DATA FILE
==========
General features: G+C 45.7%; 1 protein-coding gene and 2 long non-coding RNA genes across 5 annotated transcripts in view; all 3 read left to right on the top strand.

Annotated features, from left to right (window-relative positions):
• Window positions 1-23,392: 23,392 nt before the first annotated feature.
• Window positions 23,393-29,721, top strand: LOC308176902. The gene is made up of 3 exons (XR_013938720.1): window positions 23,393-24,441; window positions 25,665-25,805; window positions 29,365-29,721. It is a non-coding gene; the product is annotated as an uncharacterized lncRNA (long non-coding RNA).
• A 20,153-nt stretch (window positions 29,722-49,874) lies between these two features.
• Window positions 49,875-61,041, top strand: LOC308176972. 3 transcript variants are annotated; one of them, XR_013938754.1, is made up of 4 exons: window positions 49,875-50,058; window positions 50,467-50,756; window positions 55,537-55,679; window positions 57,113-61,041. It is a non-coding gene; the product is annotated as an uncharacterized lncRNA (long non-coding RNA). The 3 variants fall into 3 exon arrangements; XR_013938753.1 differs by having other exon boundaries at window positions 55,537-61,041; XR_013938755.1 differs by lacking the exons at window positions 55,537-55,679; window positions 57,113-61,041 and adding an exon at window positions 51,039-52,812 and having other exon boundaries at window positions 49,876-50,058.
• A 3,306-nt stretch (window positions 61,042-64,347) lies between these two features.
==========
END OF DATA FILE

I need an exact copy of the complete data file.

General features: G+C 45.7%; 1 protein-coding gene and 2 long non-coding RNA genes across 5 annotated transcripts in view; all 3 read left to right on the top strand.

Annotated features, from left to right (window-relative positions):
• Window positions 1-23,392: 23,392 nt before the first annotated feature.
• Window positions 23,393-29,721, top strand: LOC308176902. The gene is made up of 3 exons (XR_013938720.1): window positions 23,393-24,441; window positions 25,665-25,805; window positions 29,365-29,721. It is a non-coding gene; the product is annotated as an uncharacterized lncRNA (long non-coding RNA).
• A 20,153-nt stretch (window positions 29,722-49,874) lies between these two features.
• Window positions 49,875-61,041, top strand: LOC308176972. 3 transcript variants are annotated; one of them, XR_013938754.1, is made up of 4 exons: window positions 49,875-50,058; window positions 50,467-50,756; window positions 55,537-55,679; window positions 57,113-61,041. It is a non-coding gene; the product is annotated as an uncharacterized lncRNA (long non-coding RNA). The 3 variants fall into 3 exon arrangements; XR_013938753.1 differs by having other exon boundaries at window positions 55,537-61,041; XR_013938755.1 differs by lacking the exons at window positions 55,537-55,679; window positions 57,113-61,041 and adding an exon at window positions 51,039-52,812 and having other exon boundaries at window positions 49,876-50,058.
• A 3,306-nt stretch (window positions 61,042-64,347) lies between these two features.